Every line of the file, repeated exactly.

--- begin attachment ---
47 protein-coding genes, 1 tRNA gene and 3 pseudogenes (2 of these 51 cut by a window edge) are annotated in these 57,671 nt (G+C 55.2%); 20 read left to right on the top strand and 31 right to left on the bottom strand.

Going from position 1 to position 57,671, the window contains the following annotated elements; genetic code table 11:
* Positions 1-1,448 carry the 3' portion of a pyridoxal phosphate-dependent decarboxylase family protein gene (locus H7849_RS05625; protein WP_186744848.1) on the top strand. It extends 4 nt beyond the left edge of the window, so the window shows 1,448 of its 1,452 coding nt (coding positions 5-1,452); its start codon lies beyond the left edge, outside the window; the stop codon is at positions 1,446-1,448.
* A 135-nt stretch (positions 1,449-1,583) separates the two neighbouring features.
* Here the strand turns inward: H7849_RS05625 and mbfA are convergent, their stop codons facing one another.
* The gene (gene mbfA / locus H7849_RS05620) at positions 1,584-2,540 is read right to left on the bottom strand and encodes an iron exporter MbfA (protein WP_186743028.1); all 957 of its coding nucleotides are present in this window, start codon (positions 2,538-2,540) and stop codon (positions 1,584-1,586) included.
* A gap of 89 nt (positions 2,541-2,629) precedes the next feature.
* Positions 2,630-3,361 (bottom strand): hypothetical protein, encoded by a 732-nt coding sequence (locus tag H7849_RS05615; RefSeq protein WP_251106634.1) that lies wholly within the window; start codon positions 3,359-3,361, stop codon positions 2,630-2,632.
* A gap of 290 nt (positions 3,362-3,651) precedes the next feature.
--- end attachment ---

47 protein-coding genes, 1 tRNA gene and 3 pseudogenes (2 of these 51 cut by a window edge) are annotated in these 57,671 nt (G+C 55.2%); 20 read left to right on the top strand and 31 right to left on the bottom strand.

Going from position 1 to position 57,671, the window contains the following annotated elements; genetic code table 11:
* Positions 1-1,448 carry the 3' portion of a pyridoxal phosphate-dependent decarboxylase family protein gene (locus H7849_RS05625; protein WP_186744848.1) on the top strand. It extends 4 nt beyond the left edge of the window, so the window shows 1,448 of its 1,452 coding nt (coding positions 5-1,452); its start codon lies beyond the left edge, outside the window; the stop codon is at positions 1,446-1,448.
* A 135-nt stretch (positions 1,449-1,583) separates the two neighbouring features.
* Here the strand turns inward: H7849_RS05625 and mbfA are convergent, their stop codons facing one another.
* The gene (gene mbfA / locus H7849_RS05620) at positions 1,584-2,540 is read right to left on the bottom strand and encodes an iron exporter MbfA (protein WP_186743028.1); all 957 of its coding nucleotides are present in this window, start codon (positions 2,538-2,540) and stop codon (positions 1,584-1,586) included.
* A gap of 89 nt (positions 2,541-2,629) precedes the next feature.
* Positions 2,630-3,361 (bottom strand): hypothetical protein, encoded by a 732-nt coding sequence (locus tag H7849_RS05615; RefSeq protein WP_251106634.1) that lies wholly within the window; start codon positions 3,359-3,361, stop codon positions 2,630-2,632.
* A gap of 290 nt (positions 3,362-3,651) precedes the next feature.